The Zen Of Steve Jobs
Steve Jobs spent a few months in India where he learned about Hinduism, Buddhism, and also meditation. He continued his practice when he returned to the US. This was back in the 70s, when Zen wasn't as known as it is today.
Walter Isaacson wrote in the "Steve Jobs Biography" that Steve met Shunryu Suzuki, the author of the famous book Zen Mind, Beginner's Mind, which I can certainly recommend. Some people think it must have been Suzuki who taught Zen to Steve Jobs. But it wasn't Suzuki. It was Kôbun Otogawa, another Zen master.
When I started researching Kôbun, I realized he was teaching in the Swiss Alps. One of his students was Vanja, who continues Kôbun's work now. He told me about The Zen of Steve Jobs and confirmed that the author, Caleb Melby, did contact him. I suspect the book is not too far from the truth.
I bought it recently and found it very amusing. It is a nicely drawn comic book about the relation between Kôbun and Steve. The book describes an unconventional Zen master and an impatient Steve Jobs. According to it, Steve Jobs was looking for answers in Zen, but, through his success in other ventures, he just became too busy to practice. At one point, Steve Jobs and Kôbun went down different paths.
"The Zen Of Steve Jobs" is a pleasant read and gives a fascinating insight of how Steve's experience might have been. But on the other hand, it doesn't explain too much. It rarely strays from superficial discussion. I guess a decade-long friendship can't be reflected in around 70 pages. It still makes an interesting point: Zen practice doesn't stop when you are successful. It starts then. Maybe this is what Steve Jobs missed. Gandhi always found the time to meditate:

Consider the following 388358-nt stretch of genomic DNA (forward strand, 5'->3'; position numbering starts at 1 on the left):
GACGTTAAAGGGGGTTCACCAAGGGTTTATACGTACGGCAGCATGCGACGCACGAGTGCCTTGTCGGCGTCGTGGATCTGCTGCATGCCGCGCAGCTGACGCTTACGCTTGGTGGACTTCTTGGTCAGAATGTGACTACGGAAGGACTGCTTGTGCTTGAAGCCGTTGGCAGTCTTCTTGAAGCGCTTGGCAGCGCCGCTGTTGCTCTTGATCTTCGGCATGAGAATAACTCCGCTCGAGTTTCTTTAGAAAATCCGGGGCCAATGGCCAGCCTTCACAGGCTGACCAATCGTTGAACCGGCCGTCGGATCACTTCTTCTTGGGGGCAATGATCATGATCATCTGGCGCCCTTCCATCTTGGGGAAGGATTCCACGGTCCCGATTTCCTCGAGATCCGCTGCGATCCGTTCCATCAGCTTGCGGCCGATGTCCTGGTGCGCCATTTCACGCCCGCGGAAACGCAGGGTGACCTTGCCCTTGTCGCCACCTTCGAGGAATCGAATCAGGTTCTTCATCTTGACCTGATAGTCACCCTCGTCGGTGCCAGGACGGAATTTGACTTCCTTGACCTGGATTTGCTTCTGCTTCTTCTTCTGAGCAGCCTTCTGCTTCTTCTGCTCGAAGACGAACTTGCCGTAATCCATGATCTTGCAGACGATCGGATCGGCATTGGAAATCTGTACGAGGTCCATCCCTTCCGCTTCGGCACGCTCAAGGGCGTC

"I have so much to accomplish today that I must meditate for two hours instead of one." — Gandhi
When I researched further, I found that "The Zen Of Steve Jobs" was pretty much alone in talking about Steve Jobs' relation to Zen practice. For example, the BBC documentary "Steve Jobs: Billion Dollar Hippy" mentioned Zen only once. And even then they only connected the term Zen to a specific, minimalistic lifestyle. Walter Isaacson at least dedicates a few more paragraphs in Steve Jobs' biography. He even mentioned Steve considered a spiritual life, but Kôbun told him he should stay.
Steve Jobs refused to go to church. He spent a lot of time in meditation practice with Kôbun and even attented Sesshin, which is multiple days of meditation. Zen had a lot of impact to him, yet I think the current publications about Jobs do not reflect that enough. Even the comic "The Zen Of Steve Jobs" doesn't explain this or leaves out a few things.
Luckily Kôbun's student, Vanja, from Switzerland sent me a talk in which Kôbun spoke about his time with Steve. Caleb Melby didn't want this talk, but I was happy to get it. I will publish a post on Kôbun soon, followed by a post with what Kôbun had to say about Steve Jobs. If you don't want to miss it, feel free to join my mailing list for more news.